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Research Papers: Offshore Geotechnics

Experimental and Numerical Studies of the Excess Pore Pressure Field Surrounding an Advancing Spudcan Footing

[+] Author and Article Information
Jiang Tao Yi

School of Civil Engineering,
Chongqing University,
No. 83 Shabei Street,
Chongqing 400045, China
e-mail: yijt@foxmail.com

Yu Ping Li

Key Laboratory of Geomechanics
and Embankment Engineering,
Ministry of Education;
Geotechnical Research Institute,
Hohai University,
Xi kang Road 1,
Nanjing 210098, China
e-mail: juliya-li@hotmail.com

Yi Wei Li

School of Civil Engineering,
Chongqing University,
No. 83 Shabei Street,
Chongqing 400045, China
e-mail: thxiami@gmail.com

Yu Yang

Department of Civil and Environmental
Engineering,
National University of Singapore,
Blk E1A #07-03, 1 Engineering Drive 2,
10 Kent Ridge Crescent,
Singapore 117576
e-mail: yangyu_fl@bgy.com.cn

Yong Liu

Department of Civil and Environmental
Engineering,
National University of Singapore,
Blk E1A #07-03 1, Engineering Drive 2,
10 Kent Ridge Crescent,
Singapore 117576
e-mail: liuy@nus.edu.sg

1Corresponding author.

Contributed by the Ocean, Offshore, and Arctic Engineering Division of ASME for publication in the JOURNAL OF OFFSHORE MECHANICS AND ARCTIC ENGINEERING. Manuscript received January 1, 2017; final manuscript received September 30, 2017; published online November 16, 2017. Assoc. Editor: Ioannis K. Chatjigeorgiou.

J. Offshore Mech. Arct. Eng 140(2), 022002 (Nov 16, 2017) (14 pages) Paper No: OMAE-17-1002; doi: 10.1115/1.4038344 History: Received January 01, 2017; Revised September 30, 2017

The rapid jack-in process of spudcan footing tends to generate substantial build-up of excess pore pressure below the spudcan underside. An intimate knowledge of the excess pore pressure concentration is thus of significance for understanding both the short-term and long-term mechanical behavior of spudcan. As yet there is a dearth of information in this area. This paper presents a comprehensive research to explore the pattern and magnitude of the excess pore pressure field surrounding an advancing spudcan. Both centrifuge experiments and effective-stress large deformation finite element analyses (LDFEAs) were involved, while the former served mainly to benchmark the latter and the latter provided a complete information database of the excess pore pressure. The bulb-shaped excess pore pressure concentration zone was identified below the spudcan underside. Sizes of pressure bulbs as well as the magnitudes of excess pore pressures inside them bore close relationship to the penetration depths and soil's properties. The results of parametric study led to the development of a simple yet useful approach to estimate the spudcan-penetration-induced excess pore pressure in soil without carrying out the complicated computation. Necessary charts and tables were provided to facilitate its usage. It is expected that the development of such an approach can aid the practicing engineer to obtain a quick and rough estimate of excess pore pressure generated in the midst of the jack-up spudcan penetration and prepare for its short-term and long-term implications.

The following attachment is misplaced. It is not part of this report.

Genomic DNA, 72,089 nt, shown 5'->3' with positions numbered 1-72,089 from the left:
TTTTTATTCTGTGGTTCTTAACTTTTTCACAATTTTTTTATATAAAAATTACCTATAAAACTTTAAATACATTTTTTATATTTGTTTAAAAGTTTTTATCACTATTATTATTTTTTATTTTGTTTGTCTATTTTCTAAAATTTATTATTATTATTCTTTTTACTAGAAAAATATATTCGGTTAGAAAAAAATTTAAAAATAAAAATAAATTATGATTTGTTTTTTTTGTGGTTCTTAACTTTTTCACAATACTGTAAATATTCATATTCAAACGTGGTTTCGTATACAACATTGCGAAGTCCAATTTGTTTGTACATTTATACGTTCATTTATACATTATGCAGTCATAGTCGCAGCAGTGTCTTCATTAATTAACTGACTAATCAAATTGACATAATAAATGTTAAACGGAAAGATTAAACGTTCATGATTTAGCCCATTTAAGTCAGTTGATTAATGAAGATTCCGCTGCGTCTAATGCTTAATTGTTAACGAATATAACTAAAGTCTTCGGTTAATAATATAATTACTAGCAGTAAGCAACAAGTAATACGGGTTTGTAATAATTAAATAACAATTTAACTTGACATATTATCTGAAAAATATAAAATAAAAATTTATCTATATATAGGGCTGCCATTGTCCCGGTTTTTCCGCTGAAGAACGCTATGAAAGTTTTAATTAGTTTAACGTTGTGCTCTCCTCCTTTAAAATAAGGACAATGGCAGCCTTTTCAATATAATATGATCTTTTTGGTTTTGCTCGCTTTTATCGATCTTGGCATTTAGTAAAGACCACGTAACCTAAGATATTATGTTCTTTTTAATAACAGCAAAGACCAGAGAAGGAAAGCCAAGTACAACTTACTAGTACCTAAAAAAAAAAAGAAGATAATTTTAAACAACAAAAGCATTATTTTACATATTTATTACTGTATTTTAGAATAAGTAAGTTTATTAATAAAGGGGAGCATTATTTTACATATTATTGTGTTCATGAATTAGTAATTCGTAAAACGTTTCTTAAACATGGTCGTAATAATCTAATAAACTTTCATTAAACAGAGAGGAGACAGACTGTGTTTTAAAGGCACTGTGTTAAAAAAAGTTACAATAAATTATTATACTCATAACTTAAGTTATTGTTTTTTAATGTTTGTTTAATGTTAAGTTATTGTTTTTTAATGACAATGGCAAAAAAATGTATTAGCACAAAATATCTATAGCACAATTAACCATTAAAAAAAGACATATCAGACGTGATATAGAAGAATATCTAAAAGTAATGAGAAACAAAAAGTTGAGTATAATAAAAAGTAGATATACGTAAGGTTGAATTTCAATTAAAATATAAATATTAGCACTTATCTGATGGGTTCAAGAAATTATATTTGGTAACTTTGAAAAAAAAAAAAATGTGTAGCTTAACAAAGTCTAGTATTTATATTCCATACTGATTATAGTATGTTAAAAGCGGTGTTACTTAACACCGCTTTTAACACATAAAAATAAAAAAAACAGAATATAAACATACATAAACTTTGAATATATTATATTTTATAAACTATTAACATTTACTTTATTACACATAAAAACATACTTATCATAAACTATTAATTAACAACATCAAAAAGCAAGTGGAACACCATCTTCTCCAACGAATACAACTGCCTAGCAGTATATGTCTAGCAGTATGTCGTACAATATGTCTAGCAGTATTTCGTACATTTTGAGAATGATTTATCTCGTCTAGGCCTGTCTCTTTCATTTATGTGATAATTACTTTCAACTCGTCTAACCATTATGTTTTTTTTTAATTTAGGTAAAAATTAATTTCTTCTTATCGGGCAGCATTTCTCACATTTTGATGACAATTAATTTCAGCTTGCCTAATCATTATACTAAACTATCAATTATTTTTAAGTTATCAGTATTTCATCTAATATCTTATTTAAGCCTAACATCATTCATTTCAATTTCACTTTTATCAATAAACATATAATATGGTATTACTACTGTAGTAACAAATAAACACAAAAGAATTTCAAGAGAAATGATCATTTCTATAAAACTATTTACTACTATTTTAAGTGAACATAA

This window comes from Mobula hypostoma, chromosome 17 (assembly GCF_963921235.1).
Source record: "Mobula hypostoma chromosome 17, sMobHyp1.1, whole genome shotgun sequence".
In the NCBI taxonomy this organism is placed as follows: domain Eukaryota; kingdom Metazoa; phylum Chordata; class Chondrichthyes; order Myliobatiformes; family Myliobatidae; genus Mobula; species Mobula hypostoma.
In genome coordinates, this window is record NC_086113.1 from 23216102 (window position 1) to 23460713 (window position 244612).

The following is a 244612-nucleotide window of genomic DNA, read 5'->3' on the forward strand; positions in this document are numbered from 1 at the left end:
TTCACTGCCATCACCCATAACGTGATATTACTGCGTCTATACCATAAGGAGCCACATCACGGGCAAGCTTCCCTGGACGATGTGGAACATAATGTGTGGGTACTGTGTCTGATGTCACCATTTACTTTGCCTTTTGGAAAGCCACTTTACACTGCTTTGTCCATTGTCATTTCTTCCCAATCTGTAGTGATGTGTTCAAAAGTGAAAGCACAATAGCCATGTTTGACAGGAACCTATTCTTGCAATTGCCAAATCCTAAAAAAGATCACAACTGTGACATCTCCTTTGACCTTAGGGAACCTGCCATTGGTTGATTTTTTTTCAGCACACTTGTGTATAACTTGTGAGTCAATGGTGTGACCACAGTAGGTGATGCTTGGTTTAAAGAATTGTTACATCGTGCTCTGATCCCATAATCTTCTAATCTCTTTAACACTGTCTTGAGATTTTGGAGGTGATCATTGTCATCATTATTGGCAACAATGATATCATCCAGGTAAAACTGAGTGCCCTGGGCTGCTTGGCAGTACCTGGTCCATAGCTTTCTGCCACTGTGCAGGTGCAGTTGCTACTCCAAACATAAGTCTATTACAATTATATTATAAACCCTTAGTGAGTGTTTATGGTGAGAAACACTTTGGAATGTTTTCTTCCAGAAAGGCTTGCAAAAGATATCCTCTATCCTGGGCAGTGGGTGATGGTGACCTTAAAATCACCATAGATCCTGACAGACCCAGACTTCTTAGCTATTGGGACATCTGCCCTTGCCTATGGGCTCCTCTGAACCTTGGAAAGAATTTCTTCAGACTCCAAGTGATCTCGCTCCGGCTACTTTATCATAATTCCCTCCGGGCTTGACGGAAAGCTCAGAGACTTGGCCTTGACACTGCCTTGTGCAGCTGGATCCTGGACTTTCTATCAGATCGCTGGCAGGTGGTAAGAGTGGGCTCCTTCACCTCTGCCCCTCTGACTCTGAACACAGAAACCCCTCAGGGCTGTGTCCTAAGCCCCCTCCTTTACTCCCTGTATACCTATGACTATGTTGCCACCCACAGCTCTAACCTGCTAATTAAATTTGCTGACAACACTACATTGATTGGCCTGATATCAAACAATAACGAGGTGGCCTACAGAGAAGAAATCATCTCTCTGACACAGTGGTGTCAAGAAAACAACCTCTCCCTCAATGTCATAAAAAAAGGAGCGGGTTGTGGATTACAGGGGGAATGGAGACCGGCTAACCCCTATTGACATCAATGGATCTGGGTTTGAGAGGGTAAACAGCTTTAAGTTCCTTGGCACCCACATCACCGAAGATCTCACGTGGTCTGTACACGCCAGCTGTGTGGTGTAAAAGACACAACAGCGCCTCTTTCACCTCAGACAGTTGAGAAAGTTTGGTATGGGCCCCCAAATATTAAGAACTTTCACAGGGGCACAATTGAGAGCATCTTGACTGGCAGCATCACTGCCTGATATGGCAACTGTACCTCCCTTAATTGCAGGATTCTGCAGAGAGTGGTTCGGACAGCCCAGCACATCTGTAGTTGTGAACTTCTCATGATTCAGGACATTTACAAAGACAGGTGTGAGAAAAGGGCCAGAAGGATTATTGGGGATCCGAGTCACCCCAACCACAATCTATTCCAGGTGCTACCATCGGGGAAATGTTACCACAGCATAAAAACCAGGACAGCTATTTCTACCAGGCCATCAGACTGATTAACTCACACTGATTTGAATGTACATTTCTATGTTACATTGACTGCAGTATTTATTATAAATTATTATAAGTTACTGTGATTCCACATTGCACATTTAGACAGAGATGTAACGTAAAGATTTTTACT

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Figures

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Fig. 1